First we were questioned by a young (and new) police officer. I was on the verge of hysterical, and Brandon was trying to keep me together. I was still trying to remember anything that would help the doctors save Alexis. To this day, I can recall almost everything that happened that morning, including that she ate two pumpkin muffins.
After we were questioned by that officer, we had to be questioned by a County Sherriff investigator, because the daycare was outside of city limits. But he was running behind, so we continued to wait. Another officer eventually came and questioned us, and then they sent us with a map to get to Temple, Texas.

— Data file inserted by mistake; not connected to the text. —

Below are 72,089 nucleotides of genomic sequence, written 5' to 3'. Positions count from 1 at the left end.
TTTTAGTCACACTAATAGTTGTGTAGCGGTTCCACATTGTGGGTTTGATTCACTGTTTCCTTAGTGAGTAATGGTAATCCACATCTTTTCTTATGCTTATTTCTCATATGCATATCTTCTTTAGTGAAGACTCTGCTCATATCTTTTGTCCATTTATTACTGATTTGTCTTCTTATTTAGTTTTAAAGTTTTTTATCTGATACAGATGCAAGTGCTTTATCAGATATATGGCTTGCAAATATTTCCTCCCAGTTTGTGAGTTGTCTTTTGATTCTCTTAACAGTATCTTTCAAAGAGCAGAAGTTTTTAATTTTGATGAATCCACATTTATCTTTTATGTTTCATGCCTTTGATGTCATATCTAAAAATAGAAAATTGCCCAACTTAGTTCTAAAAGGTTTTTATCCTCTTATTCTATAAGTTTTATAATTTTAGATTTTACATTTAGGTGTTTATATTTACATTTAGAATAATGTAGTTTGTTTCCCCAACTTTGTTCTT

The hour-and-a-half drive took an eternity. I would call to ask if Alexis had made it. I was told they didn’t have an Alexis, that they just got a trauma patient in. I told them that was my baby and all they could tell me was that she was in critical condition and they were working on stabilizing her.
In the meantime, I received a call from the husband of the daycare provider wanting to know about Alexis. I told them what I knew, and he told me that they were getting a lawyer. Honestly, that was the least of my worries at that time.
When we finally got to the hospital, we were questioned again by the social worker. We were not even allowed into the PICU. When the social worker was done, we waited again for another half hour. And then we were questioned by the doctor.
When we were able to see Alexis for the first time, she had tubes everywhere and a hole drilled into her skull to manage the pressure of her swelling brain.